A Johannesburg businessman, who is attempting to break the Guinness World Record for the most consecutive half marathons completed in a row, passed through Umhlanga, north of Durban, at the weekend.
Restaurateur Henry Cock, 35 is undertaking the gruelling task of running 133 half marathons consecutively, hoping to set a new Guinness World Record and uplift people struggling with mental health.
Having started in Manguzi, just south of the SA-Mozambique border, on July 8, he will circumnavigate the SA coastline.
On Saturday, Chantelle Booysen, a project manager at the South African Depression and Anxiety Group (Sadag) Durban office, put on her running shoes and joined him.
Throughout this adventure, Cock has to be accompanied by a “witness”, as per the stipulation from Guinness World Records.
“As a mental health activist and a social runner, I am very inspired by Henry’s commitment to mobilise people’s support in such a big way. The effects of the Covid-19 pandemic have accentuated already unresolved mental health challenges,” said Booysen.
Booysen, who is also a youth advocate for the Lancet Commission for global mental health and a law graduate, said she was running to remind people to treat others with empathy and to promote “hope as a muscle that we all can train to be better at”.
“These are my core ingredients in navigating difficult times. I’m also running to get people to donate to this cause.”
Cock said the origins of his feat started with “a few drinks one evening, which went from a bit of banter and an email to Guinness World Records, to the challenge being approved and becoming a reality”.
Cock, who wasn’t a runner or a professional athlete, had to undertake early morning training runs and said his bedtime went from 11pm to 8pm.
His life was also affected by the Covid-19 pandemic. He lost more than 15kg after a long-term relationship ended, while having to deal with his business being drastically affected, putting pressure on his employees and their families.
This stress and exhaustion led him to seek professional medical assistance, something that is not accessible to the majority of the population, due to the lack of posts for psychologists and psychiatrists in the public sector.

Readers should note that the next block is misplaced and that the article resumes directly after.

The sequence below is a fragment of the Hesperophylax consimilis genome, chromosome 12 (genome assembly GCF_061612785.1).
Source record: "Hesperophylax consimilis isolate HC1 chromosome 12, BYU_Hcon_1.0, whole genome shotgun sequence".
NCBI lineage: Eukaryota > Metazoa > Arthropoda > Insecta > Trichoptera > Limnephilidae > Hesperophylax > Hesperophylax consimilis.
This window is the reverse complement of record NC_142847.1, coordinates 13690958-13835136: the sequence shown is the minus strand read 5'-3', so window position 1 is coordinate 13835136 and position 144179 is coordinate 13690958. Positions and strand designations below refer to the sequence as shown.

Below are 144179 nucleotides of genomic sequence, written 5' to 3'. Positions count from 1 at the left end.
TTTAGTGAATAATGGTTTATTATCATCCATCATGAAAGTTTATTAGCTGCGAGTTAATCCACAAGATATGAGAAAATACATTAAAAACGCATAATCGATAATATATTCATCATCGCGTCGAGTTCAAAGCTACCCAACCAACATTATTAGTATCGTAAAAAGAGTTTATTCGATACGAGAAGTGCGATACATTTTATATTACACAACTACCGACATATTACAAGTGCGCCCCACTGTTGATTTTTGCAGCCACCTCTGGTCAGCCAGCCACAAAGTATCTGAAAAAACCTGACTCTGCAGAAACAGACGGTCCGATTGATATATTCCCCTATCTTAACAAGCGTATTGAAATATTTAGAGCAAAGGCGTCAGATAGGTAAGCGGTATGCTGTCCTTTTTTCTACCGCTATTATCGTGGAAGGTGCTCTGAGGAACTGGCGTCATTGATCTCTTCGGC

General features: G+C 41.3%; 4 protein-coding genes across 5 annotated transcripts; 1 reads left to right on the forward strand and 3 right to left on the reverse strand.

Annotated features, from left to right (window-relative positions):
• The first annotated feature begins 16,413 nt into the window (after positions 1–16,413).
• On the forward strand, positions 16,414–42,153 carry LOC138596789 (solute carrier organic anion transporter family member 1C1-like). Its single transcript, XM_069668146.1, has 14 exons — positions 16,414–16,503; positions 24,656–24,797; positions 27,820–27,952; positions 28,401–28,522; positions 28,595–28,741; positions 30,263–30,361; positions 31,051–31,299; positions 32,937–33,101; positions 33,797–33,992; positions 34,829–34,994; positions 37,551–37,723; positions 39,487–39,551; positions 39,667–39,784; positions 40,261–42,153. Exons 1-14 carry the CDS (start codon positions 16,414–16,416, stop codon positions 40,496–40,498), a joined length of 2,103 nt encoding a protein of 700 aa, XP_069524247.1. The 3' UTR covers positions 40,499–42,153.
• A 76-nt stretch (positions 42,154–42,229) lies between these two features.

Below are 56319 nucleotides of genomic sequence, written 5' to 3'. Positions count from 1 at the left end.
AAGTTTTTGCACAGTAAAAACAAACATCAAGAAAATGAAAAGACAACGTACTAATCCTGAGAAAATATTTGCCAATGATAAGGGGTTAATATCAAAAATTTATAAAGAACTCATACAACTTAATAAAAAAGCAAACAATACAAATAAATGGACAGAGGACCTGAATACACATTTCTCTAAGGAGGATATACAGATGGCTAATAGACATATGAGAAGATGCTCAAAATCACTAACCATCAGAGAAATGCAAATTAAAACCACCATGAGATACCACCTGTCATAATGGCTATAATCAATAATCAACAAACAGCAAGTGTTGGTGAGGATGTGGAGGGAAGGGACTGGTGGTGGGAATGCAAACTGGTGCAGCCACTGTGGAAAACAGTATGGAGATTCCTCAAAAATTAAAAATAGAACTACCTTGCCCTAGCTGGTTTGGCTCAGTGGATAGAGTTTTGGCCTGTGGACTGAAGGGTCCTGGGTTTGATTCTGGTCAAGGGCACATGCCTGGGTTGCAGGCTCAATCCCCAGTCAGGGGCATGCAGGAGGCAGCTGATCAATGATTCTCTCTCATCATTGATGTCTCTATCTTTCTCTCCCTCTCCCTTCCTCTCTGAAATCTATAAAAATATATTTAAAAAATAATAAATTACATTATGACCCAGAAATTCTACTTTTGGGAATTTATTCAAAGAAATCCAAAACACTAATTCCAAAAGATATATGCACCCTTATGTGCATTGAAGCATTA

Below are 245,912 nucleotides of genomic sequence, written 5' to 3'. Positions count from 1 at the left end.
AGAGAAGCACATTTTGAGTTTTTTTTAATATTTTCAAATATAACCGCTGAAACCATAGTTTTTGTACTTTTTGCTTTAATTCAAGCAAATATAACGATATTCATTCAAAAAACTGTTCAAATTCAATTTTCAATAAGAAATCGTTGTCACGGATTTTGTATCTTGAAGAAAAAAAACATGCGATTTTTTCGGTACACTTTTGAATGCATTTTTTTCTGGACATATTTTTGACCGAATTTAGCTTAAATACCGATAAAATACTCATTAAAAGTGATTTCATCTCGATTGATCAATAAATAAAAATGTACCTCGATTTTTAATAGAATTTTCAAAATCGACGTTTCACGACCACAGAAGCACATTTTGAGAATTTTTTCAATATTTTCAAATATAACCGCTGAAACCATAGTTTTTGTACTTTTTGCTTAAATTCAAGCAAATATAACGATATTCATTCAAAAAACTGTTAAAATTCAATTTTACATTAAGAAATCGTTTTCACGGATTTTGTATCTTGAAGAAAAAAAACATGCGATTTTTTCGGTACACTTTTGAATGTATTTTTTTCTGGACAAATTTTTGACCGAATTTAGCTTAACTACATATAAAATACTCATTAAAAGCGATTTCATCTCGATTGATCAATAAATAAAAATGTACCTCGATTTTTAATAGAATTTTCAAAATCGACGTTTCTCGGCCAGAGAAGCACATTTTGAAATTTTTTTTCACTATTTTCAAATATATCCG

There will be a number of landmark runs along Henry’s journey, such as his 50th half-marathon in Qonce (King William’s Town), his 100th in Cape Town and then the record-breaking run in Melkbosstrand.
He will also participate in the Cape Town Marathon on October 17, a week after World Mental Health Day.
Cock’s aim is to raise more than R6m in support of Sadag.
Suntosh Pillay, who works as a clinical psychologist in the public sector, said running had always been a major focus of efforts to improve mental health awareness in the province.
“Our annual KZN mental health walk on the Durban beachfront last attracted more than 950 people, for us it’s vital that people see the link between a healthy body and a positive mind,” he said.
The Sadag KZN office, an initiative of Prof Suvira Ramlall and Pillay, is only the provincial branch of the national organisation and began after the success of the KZN Mental Health Advocacy Group the duo launched in 2015.
“The civil unrest last week in KZN has left us with a traumatised population, full of paranoia, anxiety, and uncertainty. Now, more than ever, we need to find innovative ways to boost our resilience and mental health,” added Pillay.
“We draw inspiration from Henry’s endurance and generosity, and I hope that people make a pledge to donate, so that his run is more than just a record-breaker, it also helps sustain important community projects in Durban and KZN more broadly.”